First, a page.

The National Labor Relations Board lately appears to believe that if an aspect of labor law isn't broke, fix it anyway. Unions certainly are comfortable with that. On December 15, the NLRB published a final rule that would dramatically shorten the duration between a union's filing of a petition to represent workers and the holding of a vote. This 'ambush' or 'quickie' election rule, under the guise of promoting fairness and efficiency, would throw roadblocks in front of an employer seeking to respond to union organizer arguments. The board issued its preliminary rule last February after a Washington, D.C. federal court in May 2012 had struck down a similar mandate on procedural grounds. Last Monday, January 5, a coalition of trade groups filed suit to block the rule, set to take effect on April 14. As before, at stake is the right of workers to choose whether to belong to a union.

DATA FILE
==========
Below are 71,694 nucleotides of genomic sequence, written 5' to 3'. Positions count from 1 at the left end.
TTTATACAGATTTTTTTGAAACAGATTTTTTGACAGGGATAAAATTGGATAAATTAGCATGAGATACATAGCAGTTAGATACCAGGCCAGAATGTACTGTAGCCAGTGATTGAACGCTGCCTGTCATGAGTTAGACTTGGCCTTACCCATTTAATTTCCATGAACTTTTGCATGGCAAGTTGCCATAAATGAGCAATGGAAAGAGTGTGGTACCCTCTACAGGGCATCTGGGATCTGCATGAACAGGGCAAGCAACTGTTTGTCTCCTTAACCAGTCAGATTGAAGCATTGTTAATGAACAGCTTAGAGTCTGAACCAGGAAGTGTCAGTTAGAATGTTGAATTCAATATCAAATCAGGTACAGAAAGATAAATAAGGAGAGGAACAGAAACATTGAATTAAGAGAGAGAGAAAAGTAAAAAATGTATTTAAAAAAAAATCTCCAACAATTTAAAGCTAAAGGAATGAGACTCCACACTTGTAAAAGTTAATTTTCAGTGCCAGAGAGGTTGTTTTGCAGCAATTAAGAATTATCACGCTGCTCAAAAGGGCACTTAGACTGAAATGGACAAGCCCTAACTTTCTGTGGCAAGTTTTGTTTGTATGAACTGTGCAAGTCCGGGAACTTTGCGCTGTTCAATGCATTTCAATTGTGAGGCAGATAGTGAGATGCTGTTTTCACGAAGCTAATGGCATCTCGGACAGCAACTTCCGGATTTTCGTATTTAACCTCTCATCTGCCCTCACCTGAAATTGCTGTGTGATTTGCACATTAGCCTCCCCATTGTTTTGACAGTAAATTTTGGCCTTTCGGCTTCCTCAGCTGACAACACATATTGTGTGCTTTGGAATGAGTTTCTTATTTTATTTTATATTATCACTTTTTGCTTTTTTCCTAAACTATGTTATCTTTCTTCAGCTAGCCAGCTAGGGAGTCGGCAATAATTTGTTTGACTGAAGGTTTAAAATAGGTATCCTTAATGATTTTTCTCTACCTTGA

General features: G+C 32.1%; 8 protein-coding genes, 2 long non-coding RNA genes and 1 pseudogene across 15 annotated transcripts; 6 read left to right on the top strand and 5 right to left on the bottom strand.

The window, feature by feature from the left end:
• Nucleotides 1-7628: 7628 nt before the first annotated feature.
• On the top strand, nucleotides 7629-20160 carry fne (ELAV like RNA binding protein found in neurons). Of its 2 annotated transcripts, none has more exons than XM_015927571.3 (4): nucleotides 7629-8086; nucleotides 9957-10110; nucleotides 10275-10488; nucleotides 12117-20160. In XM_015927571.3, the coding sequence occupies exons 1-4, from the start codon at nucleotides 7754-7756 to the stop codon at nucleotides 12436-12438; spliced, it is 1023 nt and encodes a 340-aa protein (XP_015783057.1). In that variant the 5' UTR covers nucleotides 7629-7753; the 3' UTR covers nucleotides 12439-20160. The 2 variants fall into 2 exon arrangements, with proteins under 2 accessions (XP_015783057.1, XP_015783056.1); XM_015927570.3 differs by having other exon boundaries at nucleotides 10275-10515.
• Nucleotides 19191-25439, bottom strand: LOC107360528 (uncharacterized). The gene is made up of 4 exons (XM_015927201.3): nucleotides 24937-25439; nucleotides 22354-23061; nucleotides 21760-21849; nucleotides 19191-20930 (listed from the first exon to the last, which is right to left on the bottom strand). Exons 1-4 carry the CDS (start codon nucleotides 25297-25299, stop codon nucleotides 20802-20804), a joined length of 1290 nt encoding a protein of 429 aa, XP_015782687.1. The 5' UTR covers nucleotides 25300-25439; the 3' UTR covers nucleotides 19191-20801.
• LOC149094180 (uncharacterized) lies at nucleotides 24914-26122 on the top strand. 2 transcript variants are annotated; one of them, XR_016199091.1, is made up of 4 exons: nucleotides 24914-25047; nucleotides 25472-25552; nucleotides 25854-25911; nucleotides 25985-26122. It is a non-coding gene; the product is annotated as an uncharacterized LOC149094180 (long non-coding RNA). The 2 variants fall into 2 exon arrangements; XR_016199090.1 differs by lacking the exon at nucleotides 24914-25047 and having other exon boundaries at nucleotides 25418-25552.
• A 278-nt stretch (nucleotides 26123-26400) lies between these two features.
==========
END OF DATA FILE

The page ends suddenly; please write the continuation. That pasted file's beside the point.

The National Labor Relations Board has changed in size and composition several times during the Obama administration, but one thing has remained constant: its pro-union majority. Labor officials lately are feeling pretty glad about that. On December 11, the NLRB ruled 3-2 that employees with access to an employer e-mail system can use that system for union organizing during "nonworking time." The ruling, Purple Communications Inc., overturns a 2007 NLRB decision, Register Guard, which held that a company has the discretion to ban non-business-related e-mail interactions among workers, including union-related ones. The board insists the impact of its newest ruling is "limited." Yet unions, especially the Communications Workers of America, see a clear victory along with an expansion of organizing opportunities. And they're probably right.